Andy Borowitz, who writes for The New Yorker, has made a name for himself as one of the premier political satirists. His column is called The Borowitz Report. He writes about real politicians in outlandish situations. His writing is compelling in its realism. Though the articles lean left, he has a no-holds-barred outlook when it comes to writing about any public figure.

Reductress is another popular satire site aimed toward women. It functions as both a news and online magazine. Reductress’ often lewd satire criticizes many of the well-known women’s magazines that offer lifestyle and dating advice. The tone is familiar to readers of Cosmopolitan and Marie Claire while also making fun of many of these publications. A recent article was called “Can’t Stop Thinking About Your Ex? Then This Headline Probably Didn’t Help.” There are even quizzes like “Is He Flirting With You Or Just Using Google Autocomplete?”

Satire in Literature

We already touched on a few examples of satire in classic literature. Let’s look at a couple of modern examples in more detail.

If you read The Hunger Games, you’ll know that the layers of social and political commentary were complex. But one of the main points of this Juvenalian satire dealt with entertainment. It pointed out the problematic focus on reality television shows. It addressed the glorification of violence in the media.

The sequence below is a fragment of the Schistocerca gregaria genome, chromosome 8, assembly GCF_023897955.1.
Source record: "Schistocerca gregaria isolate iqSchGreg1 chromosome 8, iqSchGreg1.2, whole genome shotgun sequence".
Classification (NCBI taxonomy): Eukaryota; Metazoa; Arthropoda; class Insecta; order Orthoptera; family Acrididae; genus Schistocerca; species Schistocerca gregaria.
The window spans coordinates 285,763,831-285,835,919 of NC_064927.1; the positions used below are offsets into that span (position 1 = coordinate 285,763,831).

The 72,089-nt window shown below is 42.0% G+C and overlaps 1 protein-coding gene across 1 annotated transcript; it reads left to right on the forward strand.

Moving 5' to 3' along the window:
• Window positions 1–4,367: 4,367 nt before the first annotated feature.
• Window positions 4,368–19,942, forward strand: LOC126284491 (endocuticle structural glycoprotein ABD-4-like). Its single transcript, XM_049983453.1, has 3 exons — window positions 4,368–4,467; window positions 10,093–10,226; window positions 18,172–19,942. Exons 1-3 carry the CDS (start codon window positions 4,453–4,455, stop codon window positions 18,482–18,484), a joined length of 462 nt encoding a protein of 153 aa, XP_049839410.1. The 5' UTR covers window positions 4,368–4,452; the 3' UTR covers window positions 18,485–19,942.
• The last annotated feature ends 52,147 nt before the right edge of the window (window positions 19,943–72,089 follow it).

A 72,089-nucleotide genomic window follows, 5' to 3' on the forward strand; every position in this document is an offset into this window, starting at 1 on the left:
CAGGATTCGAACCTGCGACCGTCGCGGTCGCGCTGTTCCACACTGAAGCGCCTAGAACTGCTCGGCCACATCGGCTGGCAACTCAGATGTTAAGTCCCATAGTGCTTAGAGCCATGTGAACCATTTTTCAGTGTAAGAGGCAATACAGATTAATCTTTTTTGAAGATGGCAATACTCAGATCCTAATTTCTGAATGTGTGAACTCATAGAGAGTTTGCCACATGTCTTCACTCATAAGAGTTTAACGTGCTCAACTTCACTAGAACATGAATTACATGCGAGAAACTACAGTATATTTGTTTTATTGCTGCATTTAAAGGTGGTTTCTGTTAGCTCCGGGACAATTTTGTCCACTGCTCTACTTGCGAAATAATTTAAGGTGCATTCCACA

American Psycho was a 1991 novel by Bret Easton Ellis and was later made into a movie starring Christian Bale. On its surface, it’s a thriller about a Wall Street businessman who is also a serial killer. But the novel is really a Juvenalian satire that critiques the ruthless nature of capitalism. Ellis overexaggerates consumption and male violence to make his points.

Satire on Screen


Screenwriters often utilize satire in television shows and movies. These can range from hilarious to terrifying.

Shows like Black Mirror and Doctor Who often satirize our society’s obsession with technology and highlight its potential dangers. One well-known Doctor Who plotline involved an alternate universe where the daily news and memes were downloaded directly into people’s brains with an earpiece. These earpieces were then used to turn humans into terrifying robots called cybermen.

Idiocracy is a comedy movie that critiques capitalism and anti-intellectualism. Movies like Vampires Suck! make fun of pop culture’s obsession with vampire love stories.

Final Thoughts

Satire is a popular form of writing that can be used to portray powerful messages. It’s been around for a long time, and it’s not going anywhere. When done well, it is a thought-provoking and compelling style of writing. Next time you want to offer social commentary in your writing, don’t be afraid to try satire.